Friday, April 16, 2010
Godard Marathon Day 15: Nouvelle Vague (1990)
Nouvelle Vague (1990); viewing: first
Godard's Nouvelle Vague is a wonderful film, a rich tapestry of music, image and language whose grace and invigorating sensual beauty are nearly unparalleled in the director's oeuvre. Once again, as is the case with most of these later Godard films I've watched, there is a narrative present in only the loosest sense of the word. This time it primarily involves two characters, a man and woman played by Alain Delon and Domiziana Giordano. The Giordano character knocks over Delon in the street with her car, takes him in, and the pair become lovers while staying at her beautiful summer estate. One day the two go out water skiing, the man falls in the water and she let's him drown. Some time passes, and Delon reappears (as either the dead man resurrected or the dead man's brother). The two jump right back into their romance, this time with Giordano taking a more passive role in the relationship and Delon a more dominant one. Once again they return to the lake, and it is now she who falls into the water. This time, however, there will be a different outcome.
Of course, following the "plot" is not critical to experiencing Nouvelle Vague. This is a film to be admired and felt on a sensual level, and it never let's you forget that as William Lubtchansky's elegant photography fills the frame with opulence and beauty at every turn. Much like Hail Mary and First Name: Carmen before it, Nouvelle Vague trains its eye towards nature in all its glory, incorporating many images of rippling waters, trees swaying in the wind, brooding overcast skies and so on. I think part of what made this movie so enjoyable for me was that I was able to let go of any expectations of following a coherent narrative fairly early into the viewing, and simply allowed myself to take in the majesty of the images and the rich textures and moods of Manfred Eicher's amazing music, whose incorporation marks somewhat of a return to classicism for Godard, who here opts for a sweeping, cinematic score instead of simply sampling classical and pop music for the soundtrack as he had done with his last handful of films.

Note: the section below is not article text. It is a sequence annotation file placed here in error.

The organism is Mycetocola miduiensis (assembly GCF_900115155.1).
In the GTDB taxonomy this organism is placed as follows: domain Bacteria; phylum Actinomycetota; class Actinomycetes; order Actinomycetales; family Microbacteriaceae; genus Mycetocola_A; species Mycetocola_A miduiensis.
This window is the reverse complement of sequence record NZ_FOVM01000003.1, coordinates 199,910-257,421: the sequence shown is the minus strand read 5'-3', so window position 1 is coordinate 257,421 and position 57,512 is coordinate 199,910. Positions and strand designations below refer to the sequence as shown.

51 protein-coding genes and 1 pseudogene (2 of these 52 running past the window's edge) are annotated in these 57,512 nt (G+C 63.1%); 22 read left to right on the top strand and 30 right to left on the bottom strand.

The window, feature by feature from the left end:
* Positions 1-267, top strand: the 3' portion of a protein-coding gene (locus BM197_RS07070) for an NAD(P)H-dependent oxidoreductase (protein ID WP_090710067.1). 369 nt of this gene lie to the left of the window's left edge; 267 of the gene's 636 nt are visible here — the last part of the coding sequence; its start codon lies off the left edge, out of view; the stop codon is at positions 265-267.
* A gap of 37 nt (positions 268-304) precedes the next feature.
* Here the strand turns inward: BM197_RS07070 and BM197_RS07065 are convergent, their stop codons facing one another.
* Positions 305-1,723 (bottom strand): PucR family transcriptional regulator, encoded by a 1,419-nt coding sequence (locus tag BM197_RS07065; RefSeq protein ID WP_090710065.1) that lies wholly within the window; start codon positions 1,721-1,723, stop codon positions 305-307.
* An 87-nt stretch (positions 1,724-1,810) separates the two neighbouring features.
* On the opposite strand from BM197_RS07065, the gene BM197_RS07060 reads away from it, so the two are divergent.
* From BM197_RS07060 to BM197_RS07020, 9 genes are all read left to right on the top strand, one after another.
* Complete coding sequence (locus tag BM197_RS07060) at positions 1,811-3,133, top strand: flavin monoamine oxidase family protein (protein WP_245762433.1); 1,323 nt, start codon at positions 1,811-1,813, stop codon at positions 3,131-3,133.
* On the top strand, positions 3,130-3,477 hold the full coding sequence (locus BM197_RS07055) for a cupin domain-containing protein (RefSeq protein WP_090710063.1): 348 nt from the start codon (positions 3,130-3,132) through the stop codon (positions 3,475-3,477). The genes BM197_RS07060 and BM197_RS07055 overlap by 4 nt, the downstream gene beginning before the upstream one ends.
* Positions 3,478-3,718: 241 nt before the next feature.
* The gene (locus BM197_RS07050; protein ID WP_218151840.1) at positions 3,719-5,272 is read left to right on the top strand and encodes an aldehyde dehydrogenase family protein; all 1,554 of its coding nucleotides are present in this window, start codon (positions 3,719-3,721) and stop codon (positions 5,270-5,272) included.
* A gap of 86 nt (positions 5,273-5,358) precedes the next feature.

The third important component in this film of course is the dialogue, which is entirely made up of literary quotations and texts from various works throughout the history of literature, including Hemingway, Shakespeare, Faulkner, Dante, Bataille, Schiller, Lacan and Chandler, amongst others. This of course recalls 1985's Detective, which likewise used literary quotations for a majority of its dialogue. In that film however, the dialogue, for me, seemed to work merely as a way of injecting novelty into a muddled and disjointed premise that never added up to a compelling whole. Whereas in Nouvelle Vague, it is a key component to what Godard seems to be going after, a literary function of his plan to - as Richard Brody writes in his book Everything Is Cinema - "reconceive the history of cinema, and his place in it, as a biblical allegory". Whether Brody's take on the film is accurate or not (I also like Jonathan Rosenbaum's piece which describes the film as "a meditation on the end of the world"), there is no denying that Nouvelle Vague is a late masterpiece from Godard, a carefully crafted work of art that filters and refines the beauty of the world through its abstract eye and provides a powerful cinematic experience of lucid, overwhelming splendor.